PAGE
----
Friday, July 27, 2012

Ballerina Blues

I'm in mourning, which is why I haven't been attending my Haphazard Truths, lately.  Don't worry, nobody died--except maybe a little piece of the me.

I'm being melodramatic.  I'm firmly intact, but I am sad.

It's complicated, or maybe it just feels complicated because I'm in the middle of it right now. Anyway, it really isn't about me.  This is about Sunshine.

Maybe it's a little about me.

I'm just going to say it: Sunshine quit dancing.  June marked her last class and her last performance, a beautiful presentation of Giselle. She danced the role of one of the ghostly Wilis. It was magical!

Sunshine is the third ballerina from the left.
I knew, sitting in the audience, that this would probably be her last performance.  She'd been talking for months about giving it up.  There were a few factors spurring her decision and I'm not sure one deserves more weight than the others, but here they are:

First, during her freshman year Sunshine discovered Forensics, which is today's term for Debate Team ("Debate sounds geeky, Mom.") and her gift for public speaking.  It's her newfound passion and her commitment to it often conflicts with her rehearsal schedule. She chooses debate.

Two: Speaking comes naturally to her. She's winning awards without much effort. Ballet is harder.  Even with training ten and twelve hours a week, after ten years, she isn't earning solos. It's frustrating for her, and breaks her heart a little with every audition.

Three: She never wanted to be a professional ballerina. She just loves ballet, and performing, and the thrill that pushing herself to her limits brings. Balthazar and I were hoping she might land a dance scholarship to help us with tuition cost. That was our goal, but we assumed she would go on to pursue a professional career in something other than dance.

Four: There was a bully amongst her dancemates. A mean little girl with the ability to persuade many of the others to ostracize Sunshine (Sunshine is just her latest victim--others have fallen before her.)  This was Sunshine's first experince as the target of a bully.  She's a personable girl and savvy so, in school, she could hold her own, if ever there was an occasion to--but in a dance class of maybe ten girls, who ignored, snubbed, giggled and whispered about her, five days a week, for six months. Well, they wore her down.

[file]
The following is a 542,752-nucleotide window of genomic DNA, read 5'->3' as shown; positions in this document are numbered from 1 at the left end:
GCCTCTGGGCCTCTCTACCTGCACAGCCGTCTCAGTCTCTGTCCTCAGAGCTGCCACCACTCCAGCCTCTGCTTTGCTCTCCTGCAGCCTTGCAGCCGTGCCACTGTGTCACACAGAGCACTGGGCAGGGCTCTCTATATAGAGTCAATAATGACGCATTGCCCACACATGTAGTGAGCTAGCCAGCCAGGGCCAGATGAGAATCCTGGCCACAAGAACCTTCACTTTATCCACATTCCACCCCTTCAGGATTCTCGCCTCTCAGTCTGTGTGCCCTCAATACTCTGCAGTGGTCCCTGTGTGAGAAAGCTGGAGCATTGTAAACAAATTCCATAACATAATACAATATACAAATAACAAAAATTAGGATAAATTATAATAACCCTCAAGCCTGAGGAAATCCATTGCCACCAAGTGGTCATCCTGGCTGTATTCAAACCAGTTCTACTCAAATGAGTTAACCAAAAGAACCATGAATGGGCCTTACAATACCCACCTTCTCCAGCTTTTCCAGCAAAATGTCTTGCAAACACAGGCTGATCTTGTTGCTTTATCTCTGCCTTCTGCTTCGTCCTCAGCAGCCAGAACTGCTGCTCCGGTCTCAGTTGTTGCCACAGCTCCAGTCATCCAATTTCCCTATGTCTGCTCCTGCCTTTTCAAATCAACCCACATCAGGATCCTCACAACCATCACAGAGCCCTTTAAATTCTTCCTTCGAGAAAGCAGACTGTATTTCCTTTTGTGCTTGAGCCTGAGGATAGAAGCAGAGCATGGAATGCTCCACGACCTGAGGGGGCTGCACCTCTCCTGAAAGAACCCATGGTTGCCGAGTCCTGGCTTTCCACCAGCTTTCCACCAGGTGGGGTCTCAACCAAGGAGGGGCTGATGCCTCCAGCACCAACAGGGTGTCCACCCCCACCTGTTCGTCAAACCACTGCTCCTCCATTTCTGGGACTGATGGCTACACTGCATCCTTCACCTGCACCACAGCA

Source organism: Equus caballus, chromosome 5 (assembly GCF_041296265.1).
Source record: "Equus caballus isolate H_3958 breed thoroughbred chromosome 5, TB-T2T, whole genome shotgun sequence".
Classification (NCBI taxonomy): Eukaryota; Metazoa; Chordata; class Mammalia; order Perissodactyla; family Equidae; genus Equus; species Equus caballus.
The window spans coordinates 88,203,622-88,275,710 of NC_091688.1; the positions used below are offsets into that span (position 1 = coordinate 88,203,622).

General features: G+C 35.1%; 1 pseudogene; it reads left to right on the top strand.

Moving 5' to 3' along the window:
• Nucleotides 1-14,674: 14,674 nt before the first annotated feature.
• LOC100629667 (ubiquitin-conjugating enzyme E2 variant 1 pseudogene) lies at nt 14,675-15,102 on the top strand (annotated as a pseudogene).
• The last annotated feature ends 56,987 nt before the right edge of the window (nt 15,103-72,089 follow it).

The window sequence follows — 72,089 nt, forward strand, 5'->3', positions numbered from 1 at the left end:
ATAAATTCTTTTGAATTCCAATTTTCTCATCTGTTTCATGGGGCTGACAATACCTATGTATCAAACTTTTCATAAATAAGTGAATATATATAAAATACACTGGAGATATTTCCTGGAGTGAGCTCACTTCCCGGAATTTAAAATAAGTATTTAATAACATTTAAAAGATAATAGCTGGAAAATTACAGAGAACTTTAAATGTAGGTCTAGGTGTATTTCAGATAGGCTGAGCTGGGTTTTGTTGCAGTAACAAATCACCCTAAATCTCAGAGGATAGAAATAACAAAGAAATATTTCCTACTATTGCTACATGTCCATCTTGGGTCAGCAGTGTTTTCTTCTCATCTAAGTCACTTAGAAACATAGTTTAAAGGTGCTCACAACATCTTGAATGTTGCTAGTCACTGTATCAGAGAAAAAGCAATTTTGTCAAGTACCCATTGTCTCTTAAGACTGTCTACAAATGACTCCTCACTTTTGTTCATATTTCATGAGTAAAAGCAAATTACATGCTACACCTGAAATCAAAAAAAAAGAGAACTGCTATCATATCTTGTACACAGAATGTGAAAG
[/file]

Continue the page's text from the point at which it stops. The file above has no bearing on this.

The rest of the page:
"I  just want to quit," Sunshine said, finally and firmly, in May.

We've talked at length about what this will mean for her, and about her real motives for quitting.  She assures me that she's ready to be done with it. And what can I do? To be a ballerina requires as much passion as it does intense commitment, and if her passion has been compromised....

In the meantime, the quality of my own life has much improved.  Her decision has earned me twelve to 24 more free hours in my week. Now, where I used to drive and hang around the dance studio, I'm cooking, and writing, sitting out with Balthazar, walking the dog, playing family games and eating family meals.  It's really rather wonderful--except that I'm really very sad.

A part of me hopes she'll change her mind, and another part of me doesn't. So far she's seems content with her decision.  She's reveling in her lazy summer days, sleeping late in the morning then sprawling across the couch--"like a normal teenager," she tells me--so that I have to busy her with chores.

Today, I sent her to clean out her closet and drawers. "Inventory your clothes," I said, "so we can plan some back to school shopping."

"You should see how clean my closet is, Mom," she said, after an hour.  "And I have all sorts of clothes that don't fit me, to put away for The Storm."

"Great," I said, "I'll come have a look."

"Oh, but there's a big drawer of dance clothing I'm just going to leave, because I don't feel like cleaning it out right now."


To be continued.... Maybe? Maybe not.

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